“Surprise you?” This obviously made the waitress nervous and she twisted her face as she tried to decide what to write on her pad.
“I’ll try the soup.” Anna piped in. I couldn’t believe that I was actually having fun with my sister. Part of me felt guilty for going on this adventure only days after Mama died, but the other part of me was thankful it.
“Me too.” I smiled. “Oh and a water.”
“Water for me too, no lemon.” Anna handed her menu over to me and I stacked them behind the ketchup bottle and napkin holder.
“OK, and what would you like to drink, ma’am?”
“Surprise me.” Penny insisted. I could see why she was Mama’s best friend and couldn’t help but giggle.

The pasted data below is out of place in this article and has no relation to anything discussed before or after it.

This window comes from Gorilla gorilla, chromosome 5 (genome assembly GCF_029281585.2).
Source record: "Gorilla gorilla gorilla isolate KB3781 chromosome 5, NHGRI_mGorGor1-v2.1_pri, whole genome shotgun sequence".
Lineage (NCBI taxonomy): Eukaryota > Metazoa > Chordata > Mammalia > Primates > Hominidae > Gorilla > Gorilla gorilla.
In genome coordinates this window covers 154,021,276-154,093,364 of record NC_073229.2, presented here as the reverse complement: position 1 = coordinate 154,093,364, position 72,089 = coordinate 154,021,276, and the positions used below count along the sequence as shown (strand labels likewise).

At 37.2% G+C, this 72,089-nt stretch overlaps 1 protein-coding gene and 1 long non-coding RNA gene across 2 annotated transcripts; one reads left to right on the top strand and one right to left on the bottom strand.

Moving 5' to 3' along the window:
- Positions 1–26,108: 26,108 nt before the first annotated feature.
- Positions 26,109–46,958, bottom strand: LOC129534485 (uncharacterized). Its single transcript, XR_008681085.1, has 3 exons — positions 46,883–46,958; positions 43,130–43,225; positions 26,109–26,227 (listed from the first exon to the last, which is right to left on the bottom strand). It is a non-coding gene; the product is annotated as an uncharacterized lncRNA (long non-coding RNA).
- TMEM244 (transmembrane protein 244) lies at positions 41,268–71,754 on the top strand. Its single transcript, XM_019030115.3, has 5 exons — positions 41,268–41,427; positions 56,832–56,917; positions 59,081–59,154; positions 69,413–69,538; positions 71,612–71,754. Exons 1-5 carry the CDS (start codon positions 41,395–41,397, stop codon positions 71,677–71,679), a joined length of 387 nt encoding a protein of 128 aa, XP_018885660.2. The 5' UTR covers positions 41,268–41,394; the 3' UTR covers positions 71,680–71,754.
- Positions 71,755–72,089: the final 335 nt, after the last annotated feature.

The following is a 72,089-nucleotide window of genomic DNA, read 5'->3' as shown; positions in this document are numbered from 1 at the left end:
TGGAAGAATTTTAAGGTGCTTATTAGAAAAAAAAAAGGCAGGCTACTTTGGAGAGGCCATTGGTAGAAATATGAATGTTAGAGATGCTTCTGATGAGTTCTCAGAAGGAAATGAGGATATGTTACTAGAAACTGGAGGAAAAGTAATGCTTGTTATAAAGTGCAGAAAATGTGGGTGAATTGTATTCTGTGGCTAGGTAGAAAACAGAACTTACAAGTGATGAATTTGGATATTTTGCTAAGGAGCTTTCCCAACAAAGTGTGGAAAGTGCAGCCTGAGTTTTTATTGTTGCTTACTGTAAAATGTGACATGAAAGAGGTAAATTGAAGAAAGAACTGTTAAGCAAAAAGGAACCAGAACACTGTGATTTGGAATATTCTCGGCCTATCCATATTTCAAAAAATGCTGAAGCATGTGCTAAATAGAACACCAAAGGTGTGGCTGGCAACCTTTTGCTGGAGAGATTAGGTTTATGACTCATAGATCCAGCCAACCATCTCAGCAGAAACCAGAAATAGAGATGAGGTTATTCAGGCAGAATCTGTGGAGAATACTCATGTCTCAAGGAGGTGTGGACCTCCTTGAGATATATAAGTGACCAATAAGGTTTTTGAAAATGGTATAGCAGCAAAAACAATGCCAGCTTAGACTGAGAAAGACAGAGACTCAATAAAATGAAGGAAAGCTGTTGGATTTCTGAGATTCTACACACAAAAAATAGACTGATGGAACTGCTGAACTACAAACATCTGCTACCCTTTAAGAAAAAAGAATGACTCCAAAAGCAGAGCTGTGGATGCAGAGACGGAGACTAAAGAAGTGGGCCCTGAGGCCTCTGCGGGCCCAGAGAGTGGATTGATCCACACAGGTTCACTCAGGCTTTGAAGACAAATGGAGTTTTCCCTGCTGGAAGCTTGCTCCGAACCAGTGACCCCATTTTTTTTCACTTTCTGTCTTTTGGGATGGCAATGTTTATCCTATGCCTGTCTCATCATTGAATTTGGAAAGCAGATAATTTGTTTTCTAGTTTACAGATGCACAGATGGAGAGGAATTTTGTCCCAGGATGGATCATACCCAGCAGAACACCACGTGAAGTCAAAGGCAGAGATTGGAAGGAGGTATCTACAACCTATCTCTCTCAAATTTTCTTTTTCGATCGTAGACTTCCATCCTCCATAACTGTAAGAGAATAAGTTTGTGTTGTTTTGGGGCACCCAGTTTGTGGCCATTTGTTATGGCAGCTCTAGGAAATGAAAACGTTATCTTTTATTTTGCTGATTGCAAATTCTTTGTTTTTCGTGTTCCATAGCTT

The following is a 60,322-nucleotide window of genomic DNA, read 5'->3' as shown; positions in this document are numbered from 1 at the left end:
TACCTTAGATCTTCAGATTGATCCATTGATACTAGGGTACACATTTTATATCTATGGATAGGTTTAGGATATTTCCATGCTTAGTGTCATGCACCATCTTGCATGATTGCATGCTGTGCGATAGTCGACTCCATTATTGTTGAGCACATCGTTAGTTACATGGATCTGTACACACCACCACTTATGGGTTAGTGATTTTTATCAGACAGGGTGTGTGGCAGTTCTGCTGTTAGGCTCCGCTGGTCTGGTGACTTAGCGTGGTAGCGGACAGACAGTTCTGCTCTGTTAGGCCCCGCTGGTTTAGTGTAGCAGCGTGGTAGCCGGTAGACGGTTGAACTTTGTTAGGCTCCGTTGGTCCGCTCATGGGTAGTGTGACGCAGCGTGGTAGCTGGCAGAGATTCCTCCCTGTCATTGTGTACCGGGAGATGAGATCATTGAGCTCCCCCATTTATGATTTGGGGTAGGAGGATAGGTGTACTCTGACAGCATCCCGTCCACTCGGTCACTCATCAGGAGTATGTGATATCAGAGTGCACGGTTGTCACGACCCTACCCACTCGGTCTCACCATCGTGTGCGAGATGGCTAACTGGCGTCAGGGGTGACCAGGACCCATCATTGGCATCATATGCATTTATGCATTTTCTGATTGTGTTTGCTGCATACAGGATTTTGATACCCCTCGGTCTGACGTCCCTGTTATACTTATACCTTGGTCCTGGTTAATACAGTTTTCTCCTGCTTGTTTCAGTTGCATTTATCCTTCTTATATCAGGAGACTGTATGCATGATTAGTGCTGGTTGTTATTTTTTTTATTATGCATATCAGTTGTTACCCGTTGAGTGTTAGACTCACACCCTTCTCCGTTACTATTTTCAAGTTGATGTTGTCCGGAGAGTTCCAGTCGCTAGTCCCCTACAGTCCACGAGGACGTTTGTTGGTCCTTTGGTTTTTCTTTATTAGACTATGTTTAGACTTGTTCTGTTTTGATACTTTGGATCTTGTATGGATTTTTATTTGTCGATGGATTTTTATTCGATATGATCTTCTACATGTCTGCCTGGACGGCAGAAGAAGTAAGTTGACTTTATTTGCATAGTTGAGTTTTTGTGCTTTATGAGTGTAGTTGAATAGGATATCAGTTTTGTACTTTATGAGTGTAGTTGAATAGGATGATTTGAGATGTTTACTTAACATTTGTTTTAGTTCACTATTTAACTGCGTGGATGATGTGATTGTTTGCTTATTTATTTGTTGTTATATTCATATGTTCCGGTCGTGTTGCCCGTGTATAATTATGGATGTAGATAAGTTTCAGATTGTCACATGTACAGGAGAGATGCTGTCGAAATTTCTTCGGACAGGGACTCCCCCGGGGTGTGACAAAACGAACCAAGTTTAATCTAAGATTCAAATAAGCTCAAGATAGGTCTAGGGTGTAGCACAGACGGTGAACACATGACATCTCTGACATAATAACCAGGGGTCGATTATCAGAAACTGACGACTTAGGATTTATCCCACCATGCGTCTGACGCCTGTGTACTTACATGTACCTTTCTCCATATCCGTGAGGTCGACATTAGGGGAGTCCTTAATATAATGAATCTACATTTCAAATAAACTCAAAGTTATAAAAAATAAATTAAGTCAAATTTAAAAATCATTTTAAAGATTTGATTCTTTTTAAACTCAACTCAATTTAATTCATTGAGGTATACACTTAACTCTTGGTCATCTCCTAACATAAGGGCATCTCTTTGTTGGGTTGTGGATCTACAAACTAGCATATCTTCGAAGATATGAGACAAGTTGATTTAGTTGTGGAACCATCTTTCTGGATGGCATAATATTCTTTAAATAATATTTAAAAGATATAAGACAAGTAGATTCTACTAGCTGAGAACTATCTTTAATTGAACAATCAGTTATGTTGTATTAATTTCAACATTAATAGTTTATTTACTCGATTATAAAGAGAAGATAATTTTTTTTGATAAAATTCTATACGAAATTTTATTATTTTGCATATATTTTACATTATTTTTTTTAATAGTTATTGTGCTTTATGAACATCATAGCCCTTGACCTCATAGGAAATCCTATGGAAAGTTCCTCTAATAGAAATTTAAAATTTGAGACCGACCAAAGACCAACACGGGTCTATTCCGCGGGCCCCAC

“Um, do you have any food allergies?” The waitress was having a tough time wrapping her brain around this unusual request.
“None.” Penny finally broke into her infectious smile and the waitress shuffled away to gather our drinks.
“Little things like that used to crack your Mama up.” Penny’s gaze settled somewhere on the wall behind me and I could tell that she was remembering.
“I can hear her laughing now.” Anna sighed. I could hear her laughing too.
“Three waters. One without lemon.” The glasses were placed on the table in front of us.
“Water!?!” Penny exclaimed. “Honey, I give you the chance to give me the craziest thing you can think of and you give me water?”
The waitress straightened up, wide-eyed. “I just figured it was my safest bet.”
“Who makes money on a safe bet?” Penny took a big sip of her water. “Let me see your pad.”
“My pad?” Her hand slid inside the pocket of her apron and she looked confused.